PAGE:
Board of Visitors Committee on Financial Affairs passes three resolutions, hears financial reports

The Board of Visitors Committee on Financial Affairs convened Nov. 20 to pass three resolutions and discuss the financial reports for the College of William and Mary. The committee also heard financial reports from the Dean of the Virginia Institute of Marine Sciences and representatives of Wells Fargo, which manages the board’s investment portfolio. Furthermore, they discussed proposed changes to the Optional Retirement Plan for Higher Education.

The meeting began with a presentation by Senior Vice President for Finance and Administration Samuel Jones. Jones proposed three resolutions: the continuation of the “William and Mary Promise”, the receipt of the Consolidated Financial Report of The College of William and Mary in Virginia and Richard Bland College for the Fiscal Year ended June 30, 2015 and the receipt of the Financial Report of the Intercollegiate Athletic Department for the Fiscal Year ended June 30, 2015.

Jones reported on the status of the “William and Mary Promise,” which is the business model for the College. It includes a tuition guarantee for in-state undergraduates and aims to enhance low and middle-income affordability, tuition predictability and expanded access for in-state undergraduates.

“The strength of William and Mary as a distinctive public Ivy is the overall intent [of the William and Mary Promise]; generate more money that we can invest in this institution in a variety of ways, into our people,” Jones said. “The rest of [the goals] relate to how we support in-state undergraduates.”

He emphasized the College’s intent to continue investment in competitive faculty salaries, need-based student financial aid and undergraduate enrollment.

Jones also presented a draft of the College’s financial statements for fiscal year 2015, which he reminded the committee is subject to audits by the State’s Auditor of Public Accounts. According to the financial statement, the College reported a $39.3 million overall increase in net position from operations.

Jones also displayed comparison charts for the College’s tuitions and fees, comparing its tuition data to peers in Virginia and across the nation. He observed that the College offers significant savings compared to many of its peers.

During this presentation, President Taylor Reveley took the opportunity to comment on the College’s strength despite meager public support.

“The amazing thing in Virginia is that we have such a strong public system standing on such pathetic public support,” Reveley said.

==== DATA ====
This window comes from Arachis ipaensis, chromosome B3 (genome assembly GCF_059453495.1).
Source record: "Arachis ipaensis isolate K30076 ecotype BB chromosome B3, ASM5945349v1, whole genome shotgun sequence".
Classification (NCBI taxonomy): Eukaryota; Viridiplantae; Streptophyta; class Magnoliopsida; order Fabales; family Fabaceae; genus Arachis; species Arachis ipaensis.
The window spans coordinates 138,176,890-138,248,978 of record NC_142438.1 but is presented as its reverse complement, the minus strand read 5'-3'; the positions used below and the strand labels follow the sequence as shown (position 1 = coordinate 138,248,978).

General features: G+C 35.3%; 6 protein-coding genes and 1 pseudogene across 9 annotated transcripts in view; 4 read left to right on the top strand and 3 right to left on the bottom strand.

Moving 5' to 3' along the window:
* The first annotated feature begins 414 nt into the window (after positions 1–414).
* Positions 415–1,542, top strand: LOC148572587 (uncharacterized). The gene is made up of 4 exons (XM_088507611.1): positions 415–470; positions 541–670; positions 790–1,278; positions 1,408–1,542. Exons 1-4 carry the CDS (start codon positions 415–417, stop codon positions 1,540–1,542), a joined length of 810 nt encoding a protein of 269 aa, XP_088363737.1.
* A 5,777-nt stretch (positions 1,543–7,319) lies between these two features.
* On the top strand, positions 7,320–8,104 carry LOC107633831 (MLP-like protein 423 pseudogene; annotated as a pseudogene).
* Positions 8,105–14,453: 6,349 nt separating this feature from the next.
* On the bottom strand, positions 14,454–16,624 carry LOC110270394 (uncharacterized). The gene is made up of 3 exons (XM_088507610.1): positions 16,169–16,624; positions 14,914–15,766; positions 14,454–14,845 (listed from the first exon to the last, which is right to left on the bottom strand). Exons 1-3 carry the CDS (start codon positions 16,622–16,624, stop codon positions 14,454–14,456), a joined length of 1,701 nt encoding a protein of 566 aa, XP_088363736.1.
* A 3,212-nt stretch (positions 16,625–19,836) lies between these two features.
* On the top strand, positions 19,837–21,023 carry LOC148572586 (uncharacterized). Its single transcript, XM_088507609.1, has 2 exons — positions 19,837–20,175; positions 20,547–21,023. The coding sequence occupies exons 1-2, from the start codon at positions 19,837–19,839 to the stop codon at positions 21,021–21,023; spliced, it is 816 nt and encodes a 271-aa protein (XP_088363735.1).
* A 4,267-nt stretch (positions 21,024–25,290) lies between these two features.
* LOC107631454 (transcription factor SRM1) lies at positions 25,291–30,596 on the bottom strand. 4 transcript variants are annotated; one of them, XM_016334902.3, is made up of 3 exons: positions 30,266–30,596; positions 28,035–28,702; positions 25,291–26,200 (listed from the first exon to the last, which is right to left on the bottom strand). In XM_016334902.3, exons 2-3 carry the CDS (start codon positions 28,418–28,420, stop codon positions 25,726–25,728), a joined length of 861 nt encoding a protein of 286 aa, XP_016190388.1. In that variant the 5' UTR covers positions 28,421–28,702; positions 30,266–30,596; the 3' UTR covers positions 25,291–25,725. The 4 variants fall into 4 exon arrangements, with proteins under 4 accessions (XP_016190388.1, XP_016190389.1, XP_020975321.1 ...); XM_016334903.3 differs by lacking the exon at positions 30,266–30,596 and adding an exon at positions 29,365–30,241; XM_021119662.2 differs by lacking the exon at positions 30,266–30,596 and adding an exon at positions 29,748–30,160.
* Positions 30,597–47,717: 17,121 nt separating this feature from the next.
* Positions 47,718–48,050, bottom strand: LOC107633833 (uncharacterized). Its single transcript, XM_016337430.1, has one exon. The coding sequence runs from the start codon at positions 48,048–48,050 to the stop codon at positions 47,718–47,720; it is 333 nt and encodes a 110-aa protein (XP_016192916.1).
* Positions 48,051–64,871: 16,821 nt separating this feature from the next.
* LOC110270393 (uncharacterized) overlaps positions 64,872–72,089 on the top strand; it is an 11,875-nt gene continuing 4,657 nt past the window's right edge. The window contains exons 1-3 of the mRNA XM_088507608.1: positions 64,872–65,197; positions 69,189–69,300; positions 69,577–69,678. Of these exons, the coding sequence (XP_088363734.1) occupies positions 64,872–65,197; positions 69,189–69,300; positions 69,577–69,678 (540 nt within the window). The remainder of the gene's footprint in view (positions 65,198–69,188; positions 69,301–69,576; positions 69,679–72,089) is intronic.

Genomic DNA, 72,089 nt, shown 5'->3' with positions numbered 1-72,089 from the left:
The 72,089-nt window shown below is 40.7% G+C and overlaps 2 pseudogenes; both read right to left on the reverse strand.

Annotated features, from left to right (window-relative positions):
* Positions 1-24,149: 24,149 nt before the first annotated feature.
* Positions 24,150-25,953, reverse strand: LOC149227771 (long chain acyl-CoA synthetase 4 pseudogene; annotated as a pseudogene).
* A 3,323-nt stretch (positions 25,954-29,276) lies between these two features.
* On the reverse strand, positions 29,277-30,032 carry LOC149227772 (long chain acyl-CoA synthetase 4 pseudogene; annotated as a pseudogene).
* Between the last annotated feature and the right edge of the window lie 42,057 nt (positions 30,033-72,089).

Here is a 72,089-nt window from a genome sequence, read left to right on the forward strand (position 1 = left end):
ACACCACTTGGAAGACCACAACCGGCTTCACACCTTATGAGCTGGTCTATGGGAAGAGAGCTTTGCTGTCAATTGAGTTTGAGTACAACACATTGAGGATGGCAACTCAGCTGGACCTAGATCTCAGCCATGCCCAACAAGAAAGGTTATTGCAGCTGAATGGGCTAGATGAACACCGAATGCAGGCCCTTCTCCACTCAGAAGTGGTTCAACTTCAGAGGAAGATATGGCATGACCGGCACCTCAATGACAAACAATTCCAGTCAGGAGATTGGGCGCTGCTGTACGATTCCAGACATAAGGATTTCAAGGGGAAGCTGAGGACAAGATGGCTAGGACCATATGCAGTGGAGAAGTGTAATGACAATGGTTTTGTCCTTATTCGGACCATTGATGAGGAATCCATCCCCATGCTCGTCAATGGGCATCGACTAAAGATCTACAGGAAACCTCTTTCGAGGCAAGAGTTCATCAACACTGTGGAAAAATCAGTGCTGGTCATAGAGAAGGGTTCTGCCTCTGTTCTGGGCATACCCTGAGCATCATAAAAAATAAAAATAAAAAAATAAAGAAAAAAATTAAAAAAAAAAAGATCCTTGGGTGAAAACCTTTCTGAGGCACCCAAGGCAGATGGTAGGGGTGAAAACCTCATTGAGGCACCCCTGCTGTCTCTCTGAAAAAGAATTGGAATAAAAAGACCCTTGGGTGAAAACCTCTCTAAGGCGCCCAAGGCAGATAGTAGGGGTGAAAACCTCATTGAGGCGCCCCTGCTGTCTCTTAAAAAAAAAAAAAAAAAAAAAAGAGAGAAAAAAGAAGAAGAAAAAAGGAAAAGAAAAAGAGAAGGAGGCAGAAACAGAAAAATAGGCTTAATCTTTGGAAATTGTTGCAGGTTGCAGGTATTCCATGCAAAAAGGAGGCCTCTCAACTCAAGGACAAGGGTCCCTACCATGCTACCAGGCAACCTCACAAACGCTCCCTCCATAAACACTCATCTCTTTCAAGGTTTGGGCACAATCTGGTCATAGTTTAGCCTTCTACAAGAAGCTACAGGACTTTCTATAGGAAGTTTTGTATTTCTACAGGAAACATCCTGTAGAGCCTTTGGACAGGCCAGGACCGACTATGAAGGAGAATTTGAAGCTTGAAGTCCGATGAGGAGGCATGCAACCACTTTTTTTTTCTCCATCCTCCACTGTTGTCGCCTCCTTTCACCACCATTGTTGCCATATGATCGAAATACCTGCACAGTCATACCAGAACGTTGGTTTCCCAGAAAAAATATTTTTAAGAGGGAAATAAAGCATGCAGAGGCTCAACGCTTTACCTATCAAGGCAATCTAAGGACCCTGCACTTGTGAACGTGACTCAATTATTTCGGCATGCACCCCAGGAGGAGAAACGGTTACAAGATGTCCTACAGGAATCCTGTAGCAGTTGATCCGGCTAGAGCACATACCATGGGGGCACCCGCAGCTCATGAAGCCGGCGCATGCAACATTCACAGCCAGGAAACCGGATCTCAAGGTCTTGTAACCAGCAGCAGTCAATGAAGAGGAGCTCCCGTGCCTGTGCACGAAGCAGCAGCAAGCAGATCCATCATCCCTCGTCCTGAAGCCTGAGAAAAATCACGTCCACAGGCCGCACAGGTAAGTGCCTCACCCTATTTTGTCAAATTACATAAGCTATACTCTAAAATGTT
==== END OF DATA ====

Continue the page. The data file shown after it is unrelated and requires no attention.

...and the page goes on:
All three resolutions were unanimously approved.

Dean John Wells then gave a report on the operating budget of the Virginia Institute of Marine Science. VIMS has an operating budget of $46.4 million. Wells presented graphs detailing the sources and uses of revenue, and emphasized that while a small percentage of funds were allocated to classroom instruction, most instruction occurs in research, which makes up 71 percent of the budget.

Wells discussed his intent to diversify, as well as increase, funding opportunities from new sources such as the National Institute of Health.

“What we aspire to do …  is to increase the diversity of what’s in this pie,” Wells said. “We’d like to pursue some granting opportunities that we’ve never really looked at before, and we’d also like to make the pie larger, obviously.”

Wells also discussed a novel source of income for VIMS: oyster sales from the VIMS oyster aquaculture program.

“There’s a 95 percent chance that any cultured oyster that you eat in Virginia is a VIMS oyster,” Wells said.

Chief Human Resources Officer John Poma, ’86 MBA ’00 talked briefly about the proposed changes to the Optional Retirement Plan of Higher Education sponsored by Virginia Retirement System, changes which have drawn strong objections from College faculty and staff.  The proposed changes will shift management of the retirement plan and change the investment funds available to participants. Poma estimated the changes would affect 83 percent of instructional faculty, and he recommended opting out of the altered retirement plan.

“I think opting out is actually an improvement over the current plan,” Poma said. “Again as a new participant when I came in this past year, you’re selection choices are limited. So by opting out, you’re able to maintain the TIAA-CREF [Teachers Insurance and Annuity Association – College Retirement Equities Fund] platform who are able to offer a different investment lineup.”

President Reveley commented on the VRS’s handling of the changes.

“The VRS has handled this in about as ham-handed and feckless a fashion as could be imagined, ” Reveley said.  “If we had rolled the [William & Mary] Promise out in the same way, there would be no Promise, I would probably have been dragged off to the slammer.”

He added that the VRS still has not taken the chance to effectively make its case for the proposed changes. Poma said that he would be meeting with the VRS in the near future to discuss the changes.

Representatives of Wells Fargo, which manages the Board of Visitor’s investment portfolio, gave the final presentation. Their figures described the Board’s asset growth in the fiscal year 2015.


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